Romeo and Juliet

There is no sadder story than the tale of Romeo and Juliet.

The works of a brilliant poet whose real existence stands under a large question mark among the researchers of his work and lige do not need comments and explanations. Whatever William Shakespeare’s play we have not read it is still relevant and understandable even almost five hundred years later. And it’s not that people do not change — they change and how! — but the author chooses the problems of the very essence of human being. Cruelty, love, greed, hatred, sympathy are changing their appearance but always surround us. If a person very much wants to get rid of the negative traits of his nature then he will only succeed a little in his endeavor: such is nature, striving to keep the balance in all.

So the Youth Theater wants to maintain harmony: you can see on its stage Shakespeare’s “Romeo and Juliet” again but with an updated cast of actors. For the first time on the stage were still students like Kyrill Ratenkov (Paris) and Valerya Kolyaskina (Juliet). Seeing in many areas the reluctance of “professionals” to give way to the young and equally talented I was very happy with this news. It’s nice to see the excitement and nervousness of young actors — how do I understand them! Despite this they managed to play well. Bravo!

I can not but note a particularly unconventional scene in this performance. The youth theater differs by its intimacy: the viewer is always close to the actor and sees even a small detail on his or her suit even from the last row. For “Romeo and Juliet” the theater literally turned its stage stretching the seats along the longest wall of the hall. Now the scene has become long and narrow so the actors a stone’s throw away and during the battle scenes you have to be careful and look whether a dagger gets to someone from the first row. But we do know that it won’t happen?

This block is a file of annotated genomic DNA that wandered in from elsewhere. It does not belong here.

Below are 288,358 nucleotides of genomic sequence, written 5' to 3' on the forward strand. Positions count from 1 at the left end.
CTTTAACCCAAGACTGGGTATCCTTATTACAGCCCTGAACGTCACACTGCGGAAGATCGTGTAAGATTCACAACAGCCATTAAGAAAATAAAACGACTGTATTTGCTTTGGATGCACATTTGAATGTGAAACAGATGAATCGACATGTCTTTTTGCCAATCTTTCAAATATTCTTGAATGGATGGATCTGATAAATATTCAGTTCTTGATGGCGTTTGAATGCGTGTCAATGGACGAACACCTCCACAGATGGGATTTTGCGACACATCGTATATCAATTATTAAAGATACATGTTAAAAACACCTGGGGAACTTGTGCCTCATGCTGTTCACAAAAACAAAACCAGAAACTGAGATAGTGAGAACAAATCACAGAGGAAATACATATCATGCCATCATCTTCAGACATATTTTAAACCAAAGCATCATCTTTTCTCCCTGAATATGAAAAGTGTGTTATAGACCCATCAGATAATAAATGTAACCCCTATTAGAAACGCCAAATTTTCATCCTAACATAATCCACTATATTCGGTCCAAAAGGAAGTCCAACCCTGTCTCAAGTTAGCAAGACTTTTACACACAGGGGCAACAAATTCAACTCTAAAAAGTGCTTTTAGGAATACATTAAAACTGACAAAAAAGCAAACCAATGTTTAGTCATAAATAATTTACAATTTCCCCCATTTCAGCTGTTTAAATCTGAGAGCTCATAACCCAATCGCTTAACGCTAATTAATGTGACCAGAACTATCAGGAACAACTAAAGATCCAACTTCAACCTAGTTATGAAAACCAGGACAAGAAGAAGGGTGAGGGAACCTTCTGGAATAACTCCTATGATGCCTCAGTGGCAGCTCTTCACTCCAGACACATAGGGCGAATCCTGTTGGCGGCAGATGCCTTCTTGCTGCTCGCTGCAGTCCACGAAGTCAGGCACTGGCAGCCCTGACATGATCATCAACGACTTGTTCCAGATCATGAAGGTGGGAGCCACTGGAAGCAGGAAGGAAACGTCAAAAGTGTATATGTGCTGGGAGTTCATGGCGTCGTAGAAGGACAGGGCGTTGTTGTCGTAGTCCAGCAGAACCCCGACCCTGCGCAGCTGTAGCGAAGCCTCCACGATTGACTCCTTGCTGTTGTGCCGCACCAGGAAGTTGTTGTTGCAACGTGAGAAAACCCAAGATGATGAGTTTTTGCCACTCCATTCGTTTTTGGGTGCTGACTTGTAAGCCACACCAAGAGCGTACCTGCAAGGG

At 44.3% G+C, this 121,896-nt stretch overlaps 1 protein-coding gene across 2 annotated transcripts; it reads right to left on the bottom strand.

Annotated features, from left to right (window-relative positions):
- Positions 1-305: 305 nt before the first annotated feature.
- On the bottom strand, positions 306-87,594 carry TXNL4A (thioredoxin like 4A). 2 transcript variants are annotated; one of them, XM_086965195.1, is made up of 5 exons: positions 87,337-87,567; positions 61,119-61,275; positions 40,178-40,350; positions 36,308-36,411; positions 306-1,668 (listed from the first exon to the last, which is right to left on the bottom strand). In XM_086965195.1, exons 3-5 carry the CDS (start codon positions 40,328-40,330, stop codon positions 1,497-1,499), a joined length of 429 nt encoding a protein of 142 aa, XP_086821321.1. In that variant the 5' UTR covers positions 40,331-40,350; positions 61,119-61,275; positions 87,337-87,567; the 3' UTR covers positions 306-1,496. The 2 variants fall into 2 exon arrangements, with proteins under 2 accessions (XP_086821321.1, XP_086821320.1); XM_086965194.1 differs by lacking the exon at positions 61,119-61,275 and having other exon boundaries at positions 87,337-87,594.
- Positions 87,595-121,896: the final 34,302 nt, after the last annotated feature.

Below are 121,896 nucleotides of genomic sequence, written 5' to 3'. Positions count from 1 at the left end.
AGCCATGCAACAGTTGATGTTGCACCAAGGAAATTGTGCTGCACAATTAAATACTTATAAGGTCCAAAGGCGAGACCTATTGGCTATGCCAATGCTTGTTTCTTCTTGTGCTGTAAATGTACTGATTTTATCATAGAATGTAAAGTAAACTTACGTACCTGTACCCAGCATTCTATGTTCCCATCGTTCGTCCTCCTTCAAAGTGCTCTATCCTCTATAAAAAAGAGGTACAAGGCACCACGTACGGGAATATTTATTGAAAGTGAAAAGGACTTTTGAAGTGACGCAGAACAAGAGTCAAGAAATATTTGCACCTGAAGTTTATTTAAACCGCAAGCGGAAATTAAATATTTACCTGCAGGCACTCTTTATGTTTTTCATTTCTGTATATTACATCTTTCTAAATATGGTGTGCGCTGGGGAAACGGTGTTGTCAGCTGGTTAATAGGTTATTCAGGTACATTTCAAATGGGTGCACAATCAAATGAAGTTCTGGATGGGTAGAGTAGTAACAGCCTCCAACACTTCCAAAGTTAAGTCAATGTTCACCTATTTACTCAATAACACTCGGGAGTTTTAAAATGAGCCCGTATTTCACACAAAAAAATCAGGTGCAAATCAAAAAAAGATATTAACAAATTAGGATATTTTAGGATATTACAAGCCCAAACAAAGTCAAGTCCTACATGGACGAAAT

I personally treat this intimate affinity with the fact that the plot and the laid-down meanings in the play are clear to us, in heroes we can recognize the traits of our friends. Thus, Sophia Tyuremnova, a stage designer, removes the existing time frame between us and Shakespeare, mixing the past and the present. Iskander Sakaev, the director, also contributed to blurring the boundaries adding a few phrases and gestures from which Shakespeare would have been horrified: the manner of speech and the language itself are now fundamentally different from the XVI century.

The choice of costumes is very interesting. Usual ball gowns for us heroes wear only a couple of times: actually on the ball and the wedding of Juliet. The rest of the time young people wear sports pants, patchwork rags or T-shirts; and on girls — long dresses with long sleeves and a headdress that sends us to the period of the English Renaissance. More attention is drawn, of course, to the clothing of Death an additional but important character in the play. Black and white colors remind us Chinese harmony, yin and yang, and the design of the top of the costume is the famous Madonna’s corset with cones by Jean-Paul Gaultier.

I liked this play with its atypical images, minimalist and almost complete lack of scenery and musicality. Actors sing and play musical instruments themselves: you could hear violin, flute and triangle. Thus, you are more absorbed in reflections, speculation of what is happening before you; you are not in the past, not in the future and not the present, but somewhere in the otherworldly reality where everything is woven together.

Photography: Ekaterina Chashchina

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